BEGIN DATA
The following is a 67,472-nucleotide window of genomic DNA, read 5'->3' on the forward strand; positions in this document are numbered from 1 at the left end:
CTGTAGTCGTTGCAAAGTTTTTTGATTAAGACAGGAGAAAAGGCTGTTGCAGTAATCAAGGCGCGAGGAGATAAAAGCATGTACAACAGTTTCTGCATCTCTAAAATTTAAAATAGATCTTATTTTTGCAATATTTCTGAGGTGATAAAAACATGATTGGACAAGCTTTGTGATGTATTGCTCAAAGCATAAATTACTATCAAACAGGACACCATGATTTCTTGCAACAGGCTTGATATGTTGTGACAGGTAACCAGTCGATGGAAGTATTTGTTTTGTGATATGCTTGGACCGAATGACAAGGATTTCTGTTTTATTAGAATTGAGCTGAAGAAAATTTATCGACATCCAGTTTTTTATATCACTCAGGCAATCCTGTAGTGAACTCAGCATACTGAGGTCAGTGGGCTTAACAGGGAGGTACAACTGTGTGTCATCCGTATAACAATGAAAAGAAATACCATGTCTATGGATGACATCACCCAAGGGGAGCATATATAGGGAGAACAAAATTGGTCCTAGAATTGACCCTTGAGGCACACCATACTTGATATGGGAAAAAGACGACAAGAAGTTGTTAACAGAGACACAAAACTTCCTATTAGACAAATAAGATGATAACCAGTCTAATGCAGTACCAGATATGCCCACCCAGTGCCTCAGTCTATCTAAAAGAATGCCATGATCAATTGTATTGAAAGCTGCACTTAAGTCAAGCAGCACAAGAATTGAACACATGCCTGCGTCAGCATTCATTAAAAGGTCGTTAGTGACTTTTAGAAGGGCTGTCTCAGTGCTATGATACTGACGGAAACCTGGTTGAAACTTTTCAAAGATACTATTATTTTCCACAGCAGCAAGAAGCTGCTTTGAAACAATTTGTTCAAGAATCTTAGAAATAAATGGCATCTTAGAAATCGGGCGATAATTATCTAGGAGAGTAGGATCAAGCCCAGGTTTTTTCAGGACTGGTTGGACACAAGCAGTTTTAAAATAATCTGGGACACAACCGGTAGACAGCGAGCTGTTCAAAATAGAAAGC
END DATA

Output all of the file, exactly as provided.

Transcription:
The following is a 67,472-nucleotide window of genomic DNA, read 5'->3' on the forward strand; positions in this document are numbered from 1 at the left end:
CTGTAGTCGTTGCAAAGTTTTTTGATTAAGACAGGAGAAAAGGCTGTTGCAGTAATCAAGGCGCGAGGAGATAAAAGCATGTACAACAGTTTCTGCATCTCTAAAATTTAAAATAGATCTTATTTTTGCAATATTTCTGAGGTGATAAAAACATGATTGGACAAGCTTTGTGATGTATTGCTCAAAGCATAAATTACTATCAAACAGGACACCATGATTTCTTGCAACAGGCTTGATATGTTGTGACAGGTAACCAGTCGATGGAAGTATTTGTTTTGTGATATGCTTGGACCGAATGACAAGGATTTCTGTTTTATTAGAATTGAGCTGAAGAAAATTTATCGACATCCAGTTTTTTATATCACTCAGGCAATCCTGTAGTGAACTCAGCATACTGAGGTCAGTGGGCTTAACAGGGAGGTACAACTGTGTGTCATCCGTATAACAATGAAAAGAAATACCATGTCTATGGATGACATCACCCAAGGGGAGCATATATAGGGAGAACAAAATTGGTCCTAGAATTGACCCTTGAGGCACACCATACTTGATATGGGAAAAAGACGACAAGAAGTTGTTAACAGAGACACAAAACTTCCTATTAGACAAATAAGATGATAACCAGTCTAATGCAGTACCAGATATGCCCACCCAGTGCCTCAGTCTATCTAAAAGAATGCCATGATCAATTGTATTGAAAGCTGCACTTAAGTCAAGCAGCACAAGAATTGAACACATGCCTGCGTCAGCATTCATTAAAAGGTCGTTAGTGACTTTTAGAAGGGCTGTCTCAGTGCTATGATACTGACGGAAACCTGGTTGAAACTTTTCAAAGATACTATTATTTTCCACAGCAGCAAGAAGCTGCTTTGAAACAATTTGTTCAAGAATCTTAGAAATAAATGGCATCTTAGAAATCGGGCGATAATTATCTAGGAGAGTAGGATCAAGCCCAGGTTTTTTCAGGACTGGTTGGACACAAGCAGTTTTAAAATAATCTGGGACACAACCGGTAGACAGCGAGCTGTTCAAAATAGAAAGC